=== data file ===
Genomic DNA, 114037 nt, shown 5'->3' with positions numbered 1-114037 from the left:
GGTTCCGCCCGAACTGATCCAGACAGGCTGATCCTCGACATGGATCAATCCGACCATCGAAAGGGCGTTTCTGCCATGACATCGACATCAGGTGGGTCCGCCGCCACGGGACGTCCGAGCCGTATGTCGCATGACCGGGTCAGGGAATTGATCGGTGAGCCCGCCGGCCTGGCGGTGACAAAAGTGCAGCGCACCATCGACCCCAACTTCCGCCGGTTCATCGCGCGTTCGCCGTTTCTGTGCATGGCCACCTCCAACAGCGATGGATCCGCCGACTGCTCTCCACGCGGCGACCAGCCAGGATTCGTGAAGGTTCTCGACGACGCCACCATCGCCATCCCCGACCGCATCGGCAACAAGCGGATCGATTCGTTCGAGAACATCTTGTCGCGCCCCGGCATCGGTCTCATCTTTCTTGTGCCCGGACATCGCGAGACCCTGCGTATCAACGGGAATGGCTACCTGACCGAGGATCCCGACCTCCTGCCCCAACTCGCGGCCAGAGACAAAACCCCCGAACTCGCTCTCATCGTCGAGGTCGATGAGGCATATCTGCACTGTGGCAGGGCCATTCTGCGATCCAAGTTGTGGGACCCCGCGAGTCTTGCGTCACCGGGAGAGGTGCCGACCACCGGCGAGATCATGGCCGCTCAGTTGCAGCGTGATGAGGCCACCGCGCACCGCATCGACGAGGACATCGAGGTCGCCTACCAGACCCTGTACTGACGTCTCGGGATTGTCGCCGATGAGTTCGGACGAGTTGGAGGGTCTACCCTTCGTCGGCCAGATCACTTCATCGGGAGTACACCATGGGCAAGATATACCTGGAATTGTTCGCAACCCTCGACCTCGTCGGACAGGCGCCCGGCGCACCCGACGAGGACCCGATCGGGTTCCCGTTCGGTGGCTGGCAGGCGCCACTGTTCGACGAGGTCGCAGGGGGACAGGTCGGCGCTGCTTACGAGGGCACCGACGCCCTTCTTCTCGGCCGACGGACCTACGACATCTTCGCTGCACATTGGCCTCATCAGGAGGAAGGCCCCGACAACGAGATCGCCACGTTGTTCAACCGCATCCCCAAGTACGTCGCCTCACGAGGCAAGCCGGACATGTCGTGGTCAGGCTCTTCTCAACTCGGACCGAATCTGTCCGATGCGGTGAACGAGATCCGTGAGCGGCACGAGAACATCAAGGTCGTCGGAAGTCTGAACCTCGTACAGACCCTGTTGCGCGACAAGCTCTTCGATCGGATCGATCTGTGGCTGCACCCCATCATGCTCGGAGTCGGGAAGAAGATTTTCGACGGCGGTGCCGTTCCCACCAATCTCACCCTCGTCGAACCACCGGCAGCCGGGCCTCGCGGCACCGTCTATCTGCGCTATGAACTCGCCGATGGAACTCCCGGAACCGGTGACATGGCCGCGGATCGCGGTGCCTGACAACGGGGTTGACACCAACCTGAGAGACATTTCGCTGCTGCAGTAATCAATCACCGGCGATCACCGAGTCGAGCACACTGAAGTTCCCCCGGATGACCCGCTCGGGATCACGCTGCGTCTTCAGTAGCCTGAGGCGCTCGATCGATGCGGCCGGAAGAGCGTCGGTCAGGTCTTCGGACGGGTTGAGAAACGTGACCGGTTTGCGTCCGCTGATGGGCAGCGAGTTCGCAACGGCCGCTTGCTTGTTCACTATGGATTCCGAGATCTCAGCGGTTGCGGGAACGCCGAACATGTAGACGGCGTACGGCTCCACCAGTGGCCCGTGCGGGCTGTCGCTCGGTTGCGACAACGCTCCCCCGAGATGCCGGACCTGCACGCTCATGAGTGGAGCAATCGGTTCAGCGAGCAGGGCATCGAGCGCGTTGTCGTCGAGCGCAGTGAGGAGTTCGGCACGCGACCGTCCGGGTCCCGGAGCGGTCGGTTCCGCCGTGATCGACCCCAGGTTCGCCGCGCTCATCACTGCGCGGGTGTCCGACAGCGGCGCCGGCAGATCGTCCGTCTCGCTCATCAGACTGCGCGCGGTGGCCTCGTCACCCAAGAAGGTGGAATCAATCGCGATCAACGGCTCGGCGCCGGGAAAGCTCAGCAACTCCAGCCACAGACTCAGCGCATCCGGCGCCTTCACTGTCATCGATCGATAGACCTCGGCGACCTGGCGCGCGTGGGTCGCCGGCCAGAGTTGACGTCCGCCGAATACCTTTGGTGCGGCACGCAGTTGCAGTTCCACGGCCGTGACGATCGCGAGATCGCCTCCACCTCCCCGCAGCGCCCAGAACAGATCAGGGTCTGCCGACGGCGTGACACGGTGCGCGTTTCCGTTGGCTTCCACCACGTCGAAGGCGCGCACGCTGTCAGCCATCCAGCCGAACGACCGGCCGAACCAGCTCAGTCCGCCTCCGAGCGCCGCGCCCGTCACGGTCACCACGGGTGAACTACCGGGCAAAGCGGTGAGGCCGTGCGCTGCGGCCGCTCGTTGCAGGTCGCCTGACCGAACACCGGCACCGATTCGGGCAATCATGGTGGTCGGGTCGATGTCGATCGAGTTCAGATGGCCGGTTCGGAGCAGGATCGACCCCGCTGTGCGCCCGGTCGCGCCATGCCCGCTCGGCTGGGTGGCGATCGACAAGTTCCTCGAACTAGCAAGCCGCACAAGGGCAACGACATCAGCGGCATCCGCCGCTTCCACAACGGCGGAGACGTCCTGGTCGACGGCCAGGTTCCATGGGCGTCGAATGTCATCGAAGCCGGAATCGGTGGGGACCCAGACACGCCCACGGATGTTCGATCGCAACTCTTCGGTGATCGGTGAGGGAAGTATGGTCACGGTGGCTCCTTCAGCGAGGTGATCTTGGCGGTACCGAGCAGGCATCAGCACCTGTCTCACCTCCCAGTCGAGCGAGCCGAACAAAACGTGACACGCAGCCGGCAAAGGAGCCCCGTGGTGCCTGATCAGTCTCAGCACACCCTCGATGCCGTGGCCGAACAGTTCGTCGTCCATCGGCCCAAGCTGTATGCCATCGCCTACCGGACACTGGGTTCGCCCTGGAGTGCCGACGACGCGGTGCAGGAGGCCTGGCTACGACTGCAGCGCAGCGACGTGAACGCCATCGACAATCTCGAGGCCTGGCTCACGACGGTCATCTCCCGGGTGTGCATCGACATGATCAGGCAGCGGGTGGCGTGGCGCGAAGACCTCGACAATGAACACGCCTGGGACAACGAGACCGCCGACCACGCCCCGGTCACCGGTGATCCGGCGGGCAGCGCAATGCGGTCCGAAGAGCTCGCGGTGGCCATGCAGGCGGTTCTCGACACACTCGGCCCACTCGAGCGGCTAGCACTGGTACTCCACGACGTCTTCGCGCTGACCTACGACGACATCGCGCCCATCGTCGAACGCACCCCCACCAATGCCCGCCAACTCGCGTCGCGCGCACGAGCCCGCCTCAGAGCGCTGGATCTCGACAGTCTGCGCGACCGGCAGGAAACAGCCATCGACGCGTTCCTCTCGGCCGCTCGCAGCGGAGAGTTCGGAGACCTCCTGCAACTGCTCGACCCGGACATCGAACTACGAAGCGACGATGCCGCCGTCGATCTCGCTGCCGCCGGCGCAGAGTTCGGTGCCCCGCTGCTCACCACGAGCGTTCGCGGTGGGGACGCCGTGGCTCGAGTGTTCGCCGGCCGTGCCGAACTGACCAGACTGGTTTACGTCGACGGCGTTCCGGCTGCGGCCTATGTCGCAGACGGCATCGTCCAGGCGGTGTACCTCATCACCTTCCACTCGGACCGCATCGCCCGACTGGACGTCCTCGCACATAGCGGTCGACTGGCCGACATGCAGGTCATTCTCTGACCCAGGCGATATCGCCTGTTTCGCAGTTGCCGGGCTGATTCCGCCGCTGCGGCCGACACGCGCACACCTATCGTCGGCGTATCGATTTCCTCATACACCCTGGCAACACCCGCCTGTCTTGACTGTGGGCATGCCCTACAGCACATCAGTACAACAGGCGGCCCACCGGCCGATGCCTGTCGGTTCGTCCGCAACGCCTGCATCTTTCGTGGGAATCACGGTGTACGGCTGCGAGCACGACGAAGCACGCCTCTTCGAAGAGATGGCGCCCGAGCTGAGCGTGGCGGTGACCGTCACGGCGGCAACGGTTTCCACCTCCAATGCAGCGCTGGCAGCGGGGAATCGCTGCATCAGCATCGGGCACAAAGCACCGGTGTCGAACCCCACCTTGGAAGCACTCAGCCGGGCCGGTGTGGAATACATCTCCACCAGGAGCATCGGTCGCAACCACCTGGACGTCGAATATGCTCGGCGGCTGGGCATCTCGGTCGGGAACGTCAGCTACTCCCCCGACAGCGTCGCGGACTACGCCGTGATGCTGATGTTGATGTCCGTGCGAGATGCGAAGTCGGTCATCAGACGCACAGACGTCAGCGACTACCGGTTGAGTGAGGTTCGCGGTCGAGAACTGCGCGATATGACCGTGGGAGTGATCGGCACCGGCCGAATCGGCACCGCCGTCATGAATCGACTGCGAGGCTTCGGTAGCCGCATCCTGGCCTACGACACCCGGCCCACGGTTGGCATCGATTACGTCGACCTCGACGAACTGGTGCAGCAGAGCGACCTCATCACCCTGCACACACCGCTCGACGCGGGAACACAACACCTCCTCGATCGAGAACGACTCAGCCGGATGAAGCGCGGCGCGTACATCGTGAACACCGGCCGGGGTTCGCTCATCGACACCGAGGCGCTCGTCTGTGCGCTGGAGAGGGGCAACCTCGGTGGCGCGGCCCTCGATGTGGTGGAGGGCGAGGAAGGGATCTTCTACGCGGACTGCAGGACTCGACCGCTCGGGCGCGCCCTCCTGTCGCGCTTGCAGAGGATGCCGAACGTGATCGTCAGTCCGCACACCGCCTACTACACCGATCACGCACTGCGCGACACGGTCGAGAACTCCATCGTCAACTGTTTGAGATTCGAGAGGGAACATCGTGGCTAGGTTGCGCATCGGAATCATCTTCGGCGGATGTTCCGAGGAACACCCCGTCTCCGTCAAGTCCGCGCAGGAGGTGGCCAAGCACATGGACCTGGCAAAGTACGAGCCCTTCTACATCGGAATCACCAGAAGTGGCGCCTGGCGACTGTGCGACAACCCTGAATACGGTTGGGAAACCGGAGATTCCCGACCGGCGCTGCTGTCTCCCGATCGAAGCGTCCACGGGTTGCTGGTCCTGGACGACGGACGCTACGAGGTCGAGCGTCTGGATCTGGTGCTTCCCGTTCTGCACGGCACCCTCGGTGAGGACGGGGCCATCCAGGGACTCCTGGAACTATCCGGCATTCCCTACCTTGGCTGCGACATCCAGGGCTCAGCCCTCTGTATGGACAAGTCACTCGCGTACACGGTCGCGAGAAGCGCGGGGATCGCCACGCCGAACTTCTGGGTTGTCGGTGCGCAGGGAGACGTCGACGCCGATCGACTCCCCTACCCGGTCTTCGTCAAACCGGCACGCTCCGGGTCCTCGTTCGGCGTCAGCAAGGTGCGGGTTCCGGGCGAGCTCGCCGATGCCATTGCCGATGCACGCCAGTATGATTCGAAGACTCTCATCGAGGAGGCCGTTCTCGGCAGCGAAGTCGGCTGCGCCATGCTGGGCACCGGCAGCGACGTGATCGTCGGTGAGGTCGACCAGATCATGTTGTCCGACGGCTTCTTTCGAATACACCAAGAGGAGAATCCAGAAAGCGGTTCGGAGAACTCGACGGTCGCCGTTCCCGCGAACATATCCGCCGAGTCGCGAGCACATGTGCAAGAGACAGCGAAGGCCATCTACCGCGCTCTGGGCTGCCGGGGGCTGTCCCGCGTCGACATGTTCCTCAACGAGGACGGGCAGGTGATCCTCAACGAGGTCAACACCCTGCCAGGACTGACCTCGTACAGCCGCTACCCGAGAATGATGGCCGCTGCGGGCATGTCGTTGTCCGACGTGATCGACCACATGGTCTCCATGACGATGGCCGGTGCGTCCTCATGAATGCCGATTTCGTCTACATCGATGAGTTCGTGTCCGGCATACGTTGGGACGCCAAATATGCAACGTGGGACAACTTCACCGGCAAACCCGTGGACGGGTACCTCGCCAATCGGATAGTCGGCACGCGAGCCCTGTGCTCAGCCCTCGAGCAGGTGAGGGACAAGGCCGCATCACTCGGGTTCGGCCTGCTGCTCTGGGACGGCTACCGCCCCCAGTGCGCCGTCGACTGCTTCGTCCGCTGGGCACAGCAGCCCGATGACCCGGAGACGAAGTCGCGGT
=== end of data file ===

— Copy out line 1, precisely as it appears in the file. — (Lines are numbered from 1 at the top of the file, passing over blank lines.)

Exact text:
Genomic DNA, 114037 nt, shown 5'->3' with positions numbered 1-114037 from the left: